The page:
In its report to Saratoga County, Stewart Hacker Murphy LLC found that the Covid Committee created by the county via resolution No. 84 had violated the New York State Open Meetings Law.
The five-member Covid-19 oversight group created by Board of Supervisors Resolution 84 of 2020 was a public body…
Accordingly, its meetings should have been open to the public and the group was required to keep contemporaneous minutes of its meetings. In fact, the meetings were held in private, and there are no minutes, or any other record, of business conducted during the meetings.Investigative Report
On April 1, 2020, I emailed all the members of the Board of Supervisors advising them that I believed the Covid-19 group was in violation of state law. The only response I received (see below), was from John Lawler, the Supervisor from Waterford. He wrote back that he had requested the County Administrator (Spencer Hellwig) and the County Attorney (Stephen Dorsey) respond to my inquiry. In his email he asked that the response be circulated to all the members of the Board of Supervisors. I never heard anything further.
At its July meeting, prior to the issuance of the findings of the independent investigation, Supervisor Todd Kusnierz directly asked County Attorney Stephen Dorsey whether the Covid-19 committee was subject to the Open Meetings Law.
First Mr. Dorsey responded as though surprised:
“The Covid Committee?”
Supervisor Kusnierz patiently offers:
“The Compensation Committee. Three supervisors. Two county staff.”
Now, dear readers, try to wrap your mind around Attorney Dorsey’s response:
“I’ve been asked this before and my response was that the County has had several committees; change order committees, vacancy review committee; that deal with compensation issues, staffing issues that their meetings aren’t publically (SIC) noticed, not subject to the open meetings law. There was no real reference to these five individuals as being a committee. They aren’t referred to as a necessary. It certainly could have been done. It was not necessary.”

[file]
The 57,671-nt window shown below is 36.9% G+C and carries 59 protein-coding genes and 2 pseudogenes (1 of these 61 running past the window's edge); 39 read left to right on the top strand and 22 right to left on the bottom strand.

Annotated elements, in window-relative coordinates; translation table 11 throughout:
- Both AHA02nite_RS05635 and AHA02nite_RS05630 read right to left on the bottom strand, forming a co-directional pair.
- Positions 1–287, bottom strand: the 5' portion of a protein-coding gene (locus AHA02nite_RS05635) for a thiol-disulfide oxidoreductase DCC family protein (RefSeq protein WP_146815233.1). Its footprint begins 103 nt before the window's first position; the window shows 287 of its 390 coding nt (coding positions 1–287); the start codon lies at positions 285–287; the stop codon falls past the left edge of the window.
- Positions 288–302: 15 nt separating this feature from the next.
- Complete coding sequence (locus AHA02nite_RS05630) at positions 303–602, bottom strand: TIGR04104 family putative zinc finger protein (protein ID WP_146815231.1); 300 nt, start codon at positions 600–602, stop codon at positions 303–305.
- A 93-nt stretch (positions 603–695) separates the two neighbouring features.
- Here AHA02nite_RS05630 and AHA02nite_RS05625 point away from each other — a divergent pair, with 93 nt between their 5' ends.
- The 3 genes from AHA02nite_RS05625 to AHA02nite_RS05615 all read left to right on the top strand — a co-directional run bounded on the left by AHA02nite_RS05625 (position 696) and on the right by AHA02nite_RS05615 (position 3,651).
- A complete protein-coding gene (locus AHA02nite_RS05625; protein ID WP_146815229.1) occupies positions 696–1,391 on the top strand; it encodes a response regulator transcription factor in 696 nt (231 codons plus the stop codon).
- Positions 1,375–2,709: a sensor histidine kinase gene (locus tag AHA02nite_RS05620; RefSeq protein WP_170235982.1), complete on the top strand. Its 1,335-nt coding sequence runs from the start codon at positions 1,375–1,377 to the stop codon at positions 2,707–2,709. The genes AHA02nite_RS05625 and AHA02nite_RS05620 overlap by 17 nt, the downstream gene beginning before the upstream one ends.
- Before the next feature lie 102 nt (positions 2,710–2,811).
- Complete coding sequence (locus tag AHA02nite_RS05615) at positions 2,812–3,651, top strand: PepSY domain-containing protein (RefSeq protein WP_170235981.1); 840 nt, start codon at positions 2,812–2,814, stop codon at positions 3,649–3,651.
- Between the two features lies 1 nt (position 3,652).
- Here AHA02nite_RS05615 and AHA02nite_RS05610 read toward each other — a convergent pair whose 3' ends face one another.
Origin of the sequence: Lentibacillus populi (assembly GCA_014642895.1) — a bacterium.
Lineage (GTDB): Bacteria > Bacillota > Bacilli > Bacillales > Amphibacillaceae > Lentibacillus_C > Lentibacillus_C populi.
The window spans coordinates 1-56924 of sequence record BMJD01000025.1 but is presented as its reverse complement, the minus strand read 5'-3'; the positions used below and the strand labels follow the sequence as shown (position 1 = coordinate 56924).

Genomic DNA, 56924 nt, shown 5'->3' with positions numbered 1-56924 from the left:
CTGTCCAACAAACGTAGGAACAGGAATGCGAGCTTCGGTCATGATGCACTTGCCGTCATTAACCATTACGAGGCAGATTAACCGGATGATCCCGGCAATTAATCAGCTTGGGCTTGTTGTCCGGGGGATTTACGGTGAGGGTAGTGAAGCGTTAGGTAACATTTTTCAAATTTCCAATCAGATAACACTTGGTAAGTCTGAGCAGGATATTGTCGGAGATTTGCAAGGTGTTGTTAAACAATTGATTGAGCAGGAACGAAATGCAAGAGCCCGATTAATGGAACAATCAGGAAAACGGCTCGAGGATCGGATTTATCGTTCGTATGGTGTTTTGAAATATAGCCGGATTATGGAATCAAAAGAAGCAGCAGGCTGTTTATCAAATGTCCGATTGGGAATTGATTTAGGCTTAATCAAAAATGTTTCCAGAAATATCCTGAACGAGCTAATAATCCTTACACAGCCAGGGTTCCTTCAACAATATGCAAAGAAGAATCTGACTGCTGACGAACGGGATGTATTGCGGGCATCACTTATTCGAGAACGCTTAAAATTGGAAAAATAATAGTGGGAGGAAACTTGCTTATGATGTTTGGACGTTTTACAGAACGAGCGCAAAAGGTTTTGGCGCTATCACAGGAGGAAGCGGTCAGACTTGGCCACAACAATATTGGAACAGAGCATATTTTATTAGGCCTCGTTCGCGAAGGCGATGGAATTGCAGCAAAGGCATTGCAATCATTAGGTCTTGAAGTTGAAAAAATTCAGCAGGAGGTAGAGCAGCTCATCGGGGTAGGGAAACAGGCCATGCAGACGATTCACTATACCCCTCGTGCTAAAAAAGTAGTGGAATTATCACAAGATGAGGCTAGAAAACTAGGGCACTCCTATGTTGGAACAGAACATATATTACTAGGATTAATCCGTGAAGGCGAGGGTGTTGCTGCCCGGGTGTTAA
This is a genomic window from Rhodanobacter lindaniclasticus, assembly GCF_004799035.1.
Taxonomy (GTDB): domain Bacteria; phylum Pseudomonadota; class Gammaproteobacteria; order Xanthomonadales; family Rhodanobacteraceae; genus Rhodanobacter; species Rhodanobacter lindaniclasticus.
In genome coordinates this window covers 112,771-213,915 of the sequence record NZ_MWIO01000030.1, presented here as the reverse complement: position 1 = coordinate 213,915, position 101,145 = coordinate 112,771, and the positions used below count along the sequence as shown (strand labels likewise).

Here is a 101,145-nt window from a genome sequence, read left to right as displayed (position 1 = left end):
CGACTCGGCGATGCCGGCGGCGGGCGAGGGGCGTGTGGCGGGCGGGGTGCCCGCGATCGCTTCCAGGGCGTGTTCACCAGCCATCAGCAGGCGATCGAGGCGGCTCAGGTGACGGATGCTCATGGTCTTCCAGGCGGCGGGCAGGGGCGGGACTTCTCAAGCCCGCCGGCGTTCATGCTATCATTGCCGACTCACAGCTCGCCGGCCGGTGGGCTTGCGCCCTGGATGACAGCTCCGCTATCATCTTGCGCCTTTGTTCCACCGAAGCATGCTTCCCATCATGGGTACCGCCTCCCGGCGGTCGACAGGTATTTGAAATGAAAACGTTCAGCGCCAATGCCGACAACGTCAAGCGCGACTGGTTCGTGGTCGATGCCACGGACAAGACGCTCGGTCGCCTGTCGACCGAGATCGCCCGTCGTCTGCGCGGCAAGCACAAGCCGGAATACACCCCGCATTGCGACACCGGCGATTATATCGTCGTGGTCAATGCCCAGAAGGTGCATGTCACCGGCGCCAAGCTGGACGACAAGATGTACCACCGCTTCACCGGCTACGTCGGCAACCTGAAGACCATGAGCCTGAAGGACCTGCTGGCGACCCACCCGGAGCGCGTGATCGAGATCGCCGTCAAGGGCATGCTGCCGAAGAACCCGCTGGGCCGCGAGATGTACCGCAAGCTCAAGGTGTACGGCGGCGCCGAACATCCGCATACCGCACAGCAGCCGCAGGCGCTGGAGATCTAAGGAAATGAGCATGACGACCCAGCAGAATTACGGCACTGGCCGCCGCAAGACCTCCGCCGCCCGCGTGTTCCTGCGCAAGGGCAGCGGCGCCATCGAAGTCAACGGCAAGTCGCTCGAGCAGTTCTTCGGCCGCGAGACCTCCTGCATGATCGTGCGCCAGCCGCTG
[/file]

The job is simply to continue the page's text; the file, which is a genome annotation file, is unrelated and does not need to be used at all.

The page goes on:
I am not sure what he meant when he asserted, “They aren’t referred to as a necessary.” Most stunning is his surprise that someone would suggest that the people who comprised the Covid-19 group constituted a “committee.”
Supervisor Kusnierz presses further:
“If I am understanding you correctly the committee that was created by this legislative body is not subject to open meetings law. Is that what you are saying?”
Mr. Kusnierz confusion is understandable. Attorney Dorsey attempts to clarify for him:
“It’s not a committee. It’s not referred to as a committee.”
Mr. Kusnierz continues confused:
“It’s not a committee? The compensation committee is not a
Attorney Dorsey attempts to help Supervisor Kusnierz:
“it’s not a committee. It’s not referred to as a committee. The word committee does not appear in the resolution.” [JK: At the end of this post is the relevant text from the resolution]
Supervisor Kuznierz attempts a modest challenge:
“But they provided representation on behalf of this entire board.”
Unfazed, Attorney Dorsey attempts to close the discussion: